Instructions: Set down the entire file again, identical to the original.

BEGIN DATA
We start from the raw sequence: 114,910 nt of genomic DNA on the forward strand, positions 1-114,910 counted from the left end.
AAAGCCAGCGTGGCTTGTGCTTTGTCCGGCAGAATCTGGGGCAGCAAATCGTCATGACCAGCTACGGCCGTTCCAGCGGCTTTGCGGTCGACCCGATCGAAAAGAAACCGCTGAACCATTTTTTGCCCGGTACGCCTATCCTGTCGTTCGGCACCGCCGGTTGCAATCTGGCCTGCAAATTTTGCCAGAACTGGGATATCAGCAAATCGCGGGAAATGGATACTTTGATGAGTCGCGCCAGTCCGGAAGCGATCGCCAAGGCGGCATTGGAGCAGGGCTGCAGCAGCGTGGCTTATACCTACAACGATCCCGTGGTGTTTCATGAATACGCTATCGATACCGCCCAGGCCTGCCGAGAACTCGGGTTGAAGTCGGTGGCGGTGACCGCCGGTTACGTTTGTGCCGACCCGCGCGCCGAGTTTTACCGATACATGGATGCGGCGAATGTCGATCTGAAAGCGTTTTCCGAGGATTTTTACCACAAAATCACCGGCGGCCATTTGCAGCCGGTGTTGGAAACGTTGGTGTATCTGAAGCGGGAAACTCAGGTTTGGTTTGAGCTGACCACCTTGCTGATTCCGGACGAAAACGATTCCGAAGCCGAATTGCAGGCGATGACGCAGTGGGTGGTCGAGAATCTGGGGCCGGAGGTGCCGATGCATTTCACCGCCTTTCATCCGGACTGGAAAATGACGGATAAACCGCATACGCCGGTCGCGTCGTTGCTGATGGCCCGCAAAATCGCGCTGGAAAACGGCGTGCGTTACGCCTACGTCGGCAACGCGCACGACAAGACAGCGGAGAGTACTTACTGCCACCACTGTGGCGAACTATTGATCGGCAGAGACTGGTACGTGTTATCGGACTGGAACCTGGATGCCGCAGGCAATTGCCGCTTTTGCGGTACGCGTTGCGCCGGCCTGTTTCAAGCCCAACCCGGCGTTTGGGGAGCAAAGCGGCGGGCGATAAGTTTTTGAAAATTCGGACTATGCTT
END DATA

We start from the raw sequence: 114,910 nt of genomic DNA on the forward strand, positions 1-114,910 counted from the left end.
AAAGCCAGCGTGGCTTGTGCTTTGTCCGGCAGAATCTGGGGCAGCAAATCGTCATGACCAGCTACGGCCGTTCCAGCGGCTTTGCGGTCGACCCGATCGAAAAGAAACCGCTGAACCATTTTTTGCCCGGTACGCCTATCCTGTCGTTCGGCACCGCCGGTTGCAATCTGGCCTGCAAATTTTGCCAGAACTGGGATATCAGCAAATCGCGGGAAATGGATACTTTGATGAGTCGCGCCAGTCCGGAAGCGATCGCCAAGGCGGCATTGGAGCAGGGCTGCAGCAGCGTGGCTTATACCTACAACGATCCCGTGGTGTTTCATGAATACGCTATCGATACCGCCCAGGCCTGCCGAGAACTCGGGTTGAAGTCGGTGGCGGTGACCGCCGGTTACGTTTGTGCCGACCCGCGCGCCGAGTTTTACCGATACATGGATGCGGCGAATGTCGATCTGAAAGCGTTTTCCGAGGATTTTTACCACAAAATCACCGGCGGCCATTTGCAGCCGGTGTTGGAAACGTTGGTGTATCTGAAGCGGGAAACTCAGGTTTGGTTTGAGCTGACCACCTTGCTGATTCCGGACGAAAACGATTCCGAAGCCGAATTGCAGGCGATGACGCAGTGGGTGGTCGAGAATCTGGGGCCGGAGGTGCCGATGCATTTCACCGCCTTTCATCCGGACTGGAAAATGACGGATAAACCGCATACGCCGGTCGCGTCGTTGCTGATGGCCCGCAAAATCGCGCTGGAAAACGGCGTGCGTTACGCCTACGTCGGCAACGCGCACGACAAGACAGCGGAGAGTACTTACTGCCACCACTGTGGCGAACTATTGATCGGCAGAGACTGGTACGTGTTATCGGACTGGAACCTGGATGCCGCAGGCAATTGCCGCTTTTGCGGTACGCGTTGCGCCGGCCTGTTTCAAGCCCAACCCGGCGTTTGGGGAGCAAAGCGGCGGGCGATAAGTTTTTGAAAATTCGGACTATGCTT